Internal Code: MAS442
Scenario:Job Satisfaction in the Banking Industry
Job characteristics are believed to have an impact on stress and well-being at work (Karasek & Theorell, 1990).The demands of the job on the one hand and the extent to which you have control over your own activities (decision latitude) on the other, are two factors which together define how stressful a job is. Those jobs which are high demand, but offer limited control, are considered to be high-strain and carry an increased risk of job dissatisfaction, stress and burnout.Based on this theoretical framework, the Union of Belgian Banks sent out a research call to several institutions, with a bidding process based on criteria such as quality of the proposal, timing, and – above all – budget. The aim of the research was to carry out quantitative research to measure the relationship between job characteristics and job satisfaction in all Belgian banks at individual level. But in order to do this effectively,several methodological issues needed to be resolved during the research process.First of all, a research consortium was selected to conduct the research, or more precisely, the two highest ranked bidders were asked to jointly undertake the research.This was the outcome of a political decision by the banks (‘Affiliation and conflicts of interest’), since the employers preferred one partner and the unions (employee representatives) preferred the other. The two competing research institutes, a private company specialising in stress at work and the Katholieke Universiteit Leuven (Belgium), were required to co-operate and develop a level of trust in order to conduct the research. For example, both research institutes had different ideas as to which scale should be used in the questionnaire. They could not just combine the scales or include both scales, simply because they are supposed to measure the same concept. Furthermore, this would also make the questionnaire too complex. Therefore, the research institutes had to combine their knowledge, look for compromises and jointly work on a shared vision, which is, to say the least, rather time consuming. A second obstacle that needed to be overcome was the sample.In total, 69,000 employees work for Belgian banks and it was decided that questioning all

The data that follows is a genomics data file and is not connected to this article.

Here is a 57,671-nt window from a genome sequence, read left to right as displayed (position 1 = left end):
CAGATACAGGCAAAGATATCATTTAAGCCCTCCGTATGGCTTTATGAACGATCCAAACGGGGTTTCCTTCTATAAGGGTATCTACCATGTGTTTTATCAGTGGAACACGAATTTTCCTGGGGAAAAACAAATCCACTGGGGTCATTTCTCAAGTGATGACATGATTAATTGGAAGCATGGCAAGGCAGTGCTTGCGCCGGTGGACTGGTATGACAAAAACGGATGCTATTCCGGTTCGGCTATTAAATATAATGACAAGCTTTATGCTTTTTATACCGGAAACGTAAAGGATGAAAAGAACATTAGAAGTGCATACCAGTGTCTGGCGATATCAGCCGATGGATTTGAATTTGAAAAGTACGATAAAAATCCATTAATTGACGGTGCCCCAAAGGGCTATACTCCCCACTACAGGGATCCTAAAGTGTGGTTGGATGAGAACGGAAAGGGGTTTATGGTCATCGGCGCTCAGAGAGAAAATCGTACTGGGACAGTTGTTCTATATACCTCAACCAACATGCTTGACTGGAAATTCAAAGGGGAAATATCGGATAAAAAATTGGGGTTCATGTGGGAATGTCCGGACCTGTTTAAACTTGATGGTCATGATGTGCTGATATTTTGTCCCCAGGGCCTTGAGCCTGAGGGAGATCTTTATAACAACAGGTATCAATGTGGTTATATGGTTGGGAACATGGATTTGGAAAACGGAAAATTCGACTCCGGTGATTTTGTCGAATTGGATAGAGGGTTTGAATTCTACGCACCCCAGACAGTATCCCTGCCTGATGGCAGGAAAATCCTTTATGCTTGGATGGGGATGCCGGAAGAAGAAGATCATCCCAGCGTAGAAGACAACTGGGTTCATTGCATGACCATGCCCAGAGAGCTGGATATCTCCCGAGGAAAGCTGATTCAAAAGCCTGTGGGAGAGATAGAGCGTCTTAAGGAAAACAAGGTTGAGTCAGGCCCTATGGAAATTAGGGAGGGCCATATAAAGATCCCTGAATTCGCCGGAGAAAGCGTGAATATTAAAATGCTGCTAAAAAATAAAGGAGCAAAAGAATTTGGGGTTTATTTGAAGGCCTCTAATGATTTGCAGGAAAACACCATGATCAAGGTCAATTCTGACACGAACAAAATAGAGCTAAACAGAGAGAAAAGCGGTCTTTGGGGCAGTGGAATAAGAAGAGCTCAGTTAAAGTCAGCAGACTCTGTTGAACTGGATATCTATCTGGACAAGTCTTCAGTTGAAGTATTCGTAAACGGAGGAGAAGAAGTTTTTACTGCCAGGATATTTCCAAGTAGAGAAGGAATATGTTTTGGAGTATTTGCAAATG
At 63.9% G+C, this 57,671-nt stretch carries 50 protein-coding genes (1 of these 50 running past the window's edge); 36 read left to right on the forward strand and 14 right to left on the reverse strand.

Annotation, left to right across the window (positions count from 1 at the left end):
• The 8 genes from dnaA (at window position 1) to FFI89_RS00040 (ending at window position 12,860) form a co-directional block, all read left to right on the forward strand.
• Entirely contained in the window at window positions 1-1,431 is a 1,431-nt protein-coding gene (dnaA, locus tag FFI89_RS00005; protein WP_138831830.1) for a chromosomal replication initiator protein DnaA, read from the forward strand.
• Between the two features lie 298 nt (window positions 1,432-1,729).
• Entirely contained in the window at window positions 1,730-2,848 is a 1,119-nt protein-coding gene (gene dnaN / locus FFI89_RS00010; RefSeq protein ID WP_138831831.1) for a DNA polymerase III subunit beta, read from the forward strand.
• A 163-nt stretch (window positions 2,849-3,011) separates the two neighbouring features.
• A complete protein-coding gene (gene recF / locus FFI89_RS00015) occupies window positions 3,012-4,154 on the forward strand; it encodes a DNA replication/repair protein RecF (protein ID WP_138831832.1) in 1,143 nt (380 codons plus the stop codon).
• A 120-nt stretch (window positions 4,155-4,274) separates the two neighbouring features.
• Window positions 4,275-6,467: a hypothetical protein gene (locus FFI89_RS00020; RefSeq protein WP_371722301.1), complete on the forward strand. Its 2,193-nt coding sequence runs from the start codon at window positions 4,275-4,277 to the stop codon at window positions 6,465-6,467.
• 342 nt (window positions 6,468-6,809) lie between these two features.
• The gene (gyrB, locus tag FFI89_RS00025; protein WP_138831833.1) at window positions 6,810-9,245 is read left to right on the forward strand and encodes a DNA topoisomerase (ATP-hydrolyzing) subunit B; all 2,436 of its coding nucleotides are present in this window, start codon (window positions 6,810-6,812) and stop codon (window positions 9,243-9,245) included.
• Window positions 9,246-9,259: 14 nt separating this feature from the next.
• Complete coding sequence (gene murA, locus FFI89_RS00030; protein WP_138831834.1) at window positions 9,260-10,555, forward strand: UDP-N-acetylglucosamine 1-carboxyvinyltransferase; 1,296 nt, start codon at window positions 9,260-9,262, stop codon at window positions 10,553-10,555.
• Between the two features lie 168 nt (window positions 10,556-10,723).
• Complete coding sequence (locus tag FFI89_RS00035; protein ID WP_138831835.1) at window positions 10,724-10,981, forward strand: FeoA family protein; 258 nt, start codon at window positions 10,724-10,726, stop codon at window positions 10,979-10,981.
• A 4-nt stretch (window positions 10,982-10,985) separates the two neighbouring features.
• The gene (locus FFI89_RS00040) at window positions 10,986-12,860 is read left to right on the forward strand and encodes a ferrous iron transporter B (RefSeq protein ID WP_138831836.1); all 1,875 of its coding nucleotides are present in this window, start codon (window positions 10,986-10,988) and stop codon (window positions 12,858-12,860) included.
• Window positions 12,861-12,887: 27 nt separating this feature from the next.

employees would be too complicated and too expensive. Therefore the research committee, consisting of representatives of the banks, the unions and the research consortium, opted for a cross-sectional design with a fixed sample of 15,000 employees (roughly 21%; see p. 187 ‘Absolute and relative sample size’).